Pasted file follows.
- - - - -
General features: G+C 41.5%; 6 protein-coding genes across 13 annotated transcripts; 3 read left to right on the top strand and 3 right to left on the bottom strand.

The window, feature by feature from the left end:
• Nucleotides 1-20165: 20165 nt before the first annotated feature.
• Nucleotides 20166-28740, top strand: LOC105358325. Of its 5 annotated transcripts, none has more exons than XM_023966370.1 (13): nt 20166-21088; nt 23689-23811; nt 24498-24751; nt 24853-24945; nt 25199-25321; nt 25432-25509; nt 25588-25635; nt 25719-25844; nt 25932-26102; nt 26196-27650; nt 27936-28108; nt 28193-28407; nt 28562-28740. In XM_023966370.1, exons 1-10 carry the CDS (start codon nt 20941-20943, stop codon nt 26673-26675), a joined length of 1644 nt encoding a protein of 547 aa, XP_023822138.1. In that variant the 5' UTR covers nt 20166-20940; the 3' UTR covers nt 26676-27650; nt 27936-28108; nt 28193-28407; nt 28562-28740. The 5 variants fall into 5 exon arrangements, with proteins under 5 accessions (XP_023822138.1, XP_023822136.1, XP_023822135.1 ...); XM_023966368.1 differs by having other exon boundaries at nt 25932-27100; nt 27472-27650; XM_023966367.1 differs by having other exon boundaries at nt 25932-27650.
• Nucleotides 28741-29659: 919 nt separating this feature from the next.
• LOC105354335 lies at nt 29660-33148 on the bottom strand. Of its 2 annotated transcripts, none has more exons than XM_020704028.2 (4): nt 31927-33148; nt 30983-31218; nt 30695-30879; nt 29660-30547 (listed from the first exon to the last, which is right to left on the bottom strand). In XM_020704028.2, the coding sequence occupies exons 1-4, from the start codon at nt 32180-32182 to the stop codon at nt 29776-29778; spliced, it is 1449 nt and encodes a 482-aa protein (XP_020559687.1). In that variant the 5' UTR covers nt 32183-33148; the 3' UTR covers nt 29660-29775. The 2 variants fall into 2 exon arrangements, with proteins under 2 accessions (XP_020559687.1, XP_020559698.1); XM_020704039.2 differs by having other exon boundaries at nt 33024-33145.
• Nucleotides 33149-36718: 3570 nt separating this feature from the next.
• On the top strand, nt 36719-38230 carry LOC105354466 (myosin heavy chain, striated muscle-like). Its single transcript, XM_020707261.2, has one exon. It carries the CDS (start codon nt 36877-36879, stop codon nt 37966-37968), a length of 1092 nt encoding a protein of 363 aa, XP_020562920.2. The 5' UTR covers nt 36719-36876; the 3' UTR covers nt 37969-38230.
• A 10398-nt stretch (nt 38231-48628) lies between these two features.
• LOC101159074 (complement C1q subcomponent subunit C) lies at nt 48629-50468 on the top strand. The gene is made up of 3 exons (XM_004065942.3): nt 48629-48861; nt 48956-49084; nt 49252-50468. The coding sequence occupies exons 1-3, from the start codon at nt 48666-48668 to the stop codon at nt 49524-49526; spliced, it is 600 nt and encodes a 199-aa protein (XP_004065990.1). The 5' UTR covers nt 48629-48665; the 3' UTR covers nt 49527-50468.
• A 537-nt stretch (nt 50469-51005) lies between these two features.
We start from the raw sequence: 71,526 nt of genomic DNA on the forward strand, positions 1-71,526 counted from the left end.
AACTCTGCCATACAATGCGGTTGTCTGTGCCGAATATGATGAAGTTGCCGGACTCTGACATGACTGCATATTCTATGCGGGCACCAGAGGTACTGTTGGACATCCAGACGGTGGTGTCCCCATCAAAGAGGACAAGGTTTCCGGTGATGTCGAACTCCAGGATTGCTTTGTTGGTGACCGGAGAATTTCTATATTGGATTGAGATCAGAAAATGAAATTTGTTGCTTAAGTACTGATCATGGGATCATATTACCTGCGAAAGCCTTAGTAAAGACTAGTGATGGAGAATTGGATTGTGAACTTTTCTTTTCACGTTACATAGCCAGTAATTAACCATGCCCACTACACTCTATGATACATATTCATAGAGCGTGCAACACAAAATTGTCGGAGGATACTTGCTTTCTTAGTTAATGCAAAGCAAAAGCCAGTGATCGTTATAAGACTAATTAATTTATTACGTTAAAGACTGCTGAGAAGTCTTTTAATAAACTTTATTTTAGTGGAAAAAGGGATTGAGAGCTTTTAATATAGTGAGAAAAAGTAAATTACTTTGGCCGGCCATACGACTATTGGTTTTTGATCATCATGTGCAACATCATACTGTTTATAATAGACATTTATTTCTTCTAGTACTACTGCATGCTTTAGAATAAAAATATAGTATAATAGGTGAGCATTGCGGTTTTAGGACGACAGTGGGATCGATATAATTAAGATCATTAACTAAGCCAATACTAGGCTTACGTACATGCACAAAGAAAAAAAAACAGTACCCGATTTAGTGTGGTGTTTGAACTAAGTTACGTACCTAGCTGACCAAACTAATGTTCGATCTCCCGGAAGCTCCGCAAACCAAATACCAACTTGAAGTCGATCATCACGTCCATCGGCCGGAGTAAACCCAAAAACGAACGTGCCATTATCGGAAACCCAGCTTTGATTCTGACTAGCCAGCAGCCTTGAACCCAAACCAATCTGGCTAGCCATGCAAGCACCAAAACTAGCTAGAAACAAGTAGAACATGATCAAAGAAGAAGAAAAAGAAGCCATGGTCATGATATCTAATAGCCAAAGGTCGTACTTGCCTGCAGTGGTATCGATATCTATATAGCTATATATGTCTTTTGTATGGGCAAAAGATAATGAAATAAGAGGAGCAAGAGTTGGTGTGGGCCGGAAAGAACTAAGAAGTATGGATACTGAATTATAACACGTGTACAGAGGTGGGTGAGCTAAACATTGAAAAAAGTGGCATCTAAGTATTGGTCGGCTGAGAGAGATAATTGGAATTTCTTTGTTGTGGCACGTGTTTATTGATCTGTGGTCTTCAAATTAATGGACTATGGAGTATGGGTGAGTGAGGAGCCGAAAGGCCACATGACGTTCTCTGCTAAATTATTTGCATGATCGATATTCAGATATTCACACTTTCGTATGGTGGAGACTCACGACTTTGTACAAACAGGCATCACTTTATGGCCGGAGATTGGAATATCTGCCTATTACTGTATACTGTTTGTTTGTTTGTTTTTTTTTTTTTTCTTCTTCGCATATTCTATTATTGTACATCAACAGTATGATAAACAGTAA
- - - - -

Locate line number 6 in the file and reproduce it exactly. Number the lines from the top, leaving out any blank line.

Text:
• LOC105354335 lies at nt 29660-33148 on the bottom strand. Of its 2 annotated transcripts, none has more exons than XM_020704028.2 (4): nt 31927-33148; nt 30983-31218; nt 30695-30879; nt 29660-30547 (listed from the first exon to the last, which is right to left on the bottom strand). In XM_020704028.2, the coding sequence occupies exons 1-4, from the start codon at nt 32180-32182 to the stop codon at nt 29776-29778; spliced, it is 1449 nt and encodes a 482-aa protein (XP_020559687.1). In that variant the 5' UTR covers nt 32183-33148; the 3' UTR covers nt 29660-29775. The 2 variants fall into 2 exon arrangements, with proteins under 2 accessions (XP_020559687.1, XP_020559698.1); XM_020704039.2 differs by having other exon boundaries at nt 33024-33145.